- My computer has a 48K memory. Since each K represents 1,024 bytes of information—each byte representing one character or digit—the machine can manipulate more than 49,000 items of information at a time. In practice, after allowing for the space that The Electric Pencil’s programming instructions occupy in the computer’s memory, the machine can handle documents 6,500 to 7,500 words long, or a little longer than this article. I break anything longer into chunks or chapters and work with them one at a time.
- OK this was written in 1982. Makes me wonder which is more astonishing – that computers have developed so rapidly, or that James Fallows has been with The Atlantic for 30 years. (The Atlantic)
- Makes you wonder if a fortune-teller can predicts whether he/she will get sued for predictions. (WSJ)
- Got a Panera card recently – it’s designed to give you random freebies (not really random since they give you freebies they think you will like, based on your purchases – a little creepy, I know). An analysis of why the Panera card works as a means to raise customer loyalty.
- Pretty solid writing about the merits of the liberal arts – but then how do you teach people to adapt to changing situations? How do you teach employers to recognize if a person has that kind of adaptative qualities? (Bloomberg)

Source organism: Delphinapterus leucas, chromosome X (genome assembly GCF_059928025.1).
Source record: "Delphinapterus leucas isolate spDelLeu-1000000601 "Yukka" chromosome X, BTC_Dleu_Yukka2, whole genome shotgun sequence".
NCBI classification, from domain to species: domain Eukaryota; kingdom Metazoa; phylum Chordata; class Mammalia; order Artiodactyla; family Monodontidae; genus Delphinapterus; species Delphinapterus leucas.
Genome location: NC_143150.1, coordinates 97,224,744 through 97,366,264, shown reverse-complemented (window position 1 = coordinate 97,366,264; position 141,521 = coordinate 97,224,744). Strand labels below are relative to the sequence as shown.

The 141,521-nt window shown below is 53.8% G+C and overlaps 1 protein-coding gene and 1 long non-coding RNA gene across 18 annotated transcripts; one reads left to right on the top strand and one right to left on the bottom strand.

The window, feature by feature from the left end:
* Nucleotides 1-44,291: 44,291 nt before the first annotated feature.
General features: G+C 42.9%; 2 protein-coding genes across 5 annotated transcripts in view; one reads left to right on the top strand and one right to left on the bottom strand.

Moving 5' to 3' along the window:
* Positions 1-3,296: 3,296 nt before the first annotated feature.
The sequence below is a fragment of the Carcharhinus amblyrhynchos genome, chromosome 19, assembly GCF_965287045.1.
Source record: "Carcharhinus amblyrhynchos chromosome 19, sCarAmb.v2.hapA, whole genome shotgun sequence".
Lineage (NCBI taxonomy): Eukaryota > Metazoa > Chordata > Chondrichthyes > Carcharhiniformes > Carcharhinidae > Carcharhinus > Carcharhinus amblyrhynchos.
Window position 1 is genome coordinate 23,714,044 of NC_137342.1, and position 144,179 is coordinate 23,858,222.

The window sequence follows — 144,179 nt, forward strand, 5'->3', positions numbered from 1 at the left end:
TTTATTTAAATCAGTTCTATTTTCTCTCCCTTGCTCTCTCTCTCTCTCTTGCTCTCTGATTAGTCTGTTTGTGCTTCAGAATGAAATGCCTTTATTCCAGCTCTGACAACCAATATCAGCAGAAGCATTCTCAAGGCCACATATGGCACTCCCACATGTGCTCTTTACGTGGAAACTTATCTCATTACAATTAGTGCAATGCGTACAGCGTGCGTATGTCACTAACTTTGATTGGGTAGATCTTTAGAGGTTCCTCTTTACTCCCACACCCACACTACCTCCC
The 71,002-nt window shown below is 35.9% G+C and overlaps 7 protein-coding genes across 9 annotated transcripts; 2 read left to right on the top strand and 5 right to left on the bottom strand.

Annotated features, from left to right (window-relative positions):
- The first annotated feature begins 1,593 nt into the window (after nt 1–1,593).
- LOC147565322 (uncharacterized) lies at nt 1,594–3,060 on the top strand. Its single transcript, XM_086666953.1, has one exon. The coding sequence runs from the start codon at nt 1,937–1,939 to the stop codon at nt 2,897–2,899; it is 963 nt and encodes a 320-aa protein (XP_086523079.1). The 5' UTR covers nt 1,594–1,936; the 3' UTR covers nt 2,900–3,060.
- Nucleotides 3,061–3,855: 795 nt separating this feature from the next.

- The heuristics you can get from mining data: “In the early 1990s, when merit aid first began to flourish, the rule of thumb was that $1,000 could tip the decision for a student on the fence between two institutions; $4,000 would get him to accept his second choice, and $6,000 his third choice” (The Atlantic)
- As recommended by BusinessWeek: http://blog.tsa.gov/ Has gems like ““Incoming” Flight: An inert 60mm mortar round used for training was discovered in the checked bag of passenger at El Paso (ELP). The passenger purchased it as a novelty and thought nothing of packing it in his bag. Gives a whole new meaning to “incoming” flight…”
- While I sit in a hotel room, get room service, fly from airport to airport… (The Atlantic)
It’s March already, and the weather is getting warmer.
- A look at the people who work in unnoticed but important positions (The Atlantic)
- Panhandlers and charities face challenge as transactions become cashless (Slate)
- BusinessWeek also thinks that airport security isn’t cost-effective (BusinessWeek)
- “Yet the psychology of decline does not always operate in a straightforward, rational way. A strategy of managing slow decay is unpleasant, and history is replete with instances of leaders who persuaded themselves of the opposite of the obvious conclusion. Rather than adjust themselves to their slowly weakening position, they chose instead to stage a decisive confrontation.”The quote is used to describe the Republican Party, which faces unfavorable demographic trends, but I wonder if it can be applied to businesses in general… (New York Magazine)
- How to justify falling asleep at work (BBC News)
- Did you know that $700 M worth of Chobani yogurts were sold in 2011? (CNN)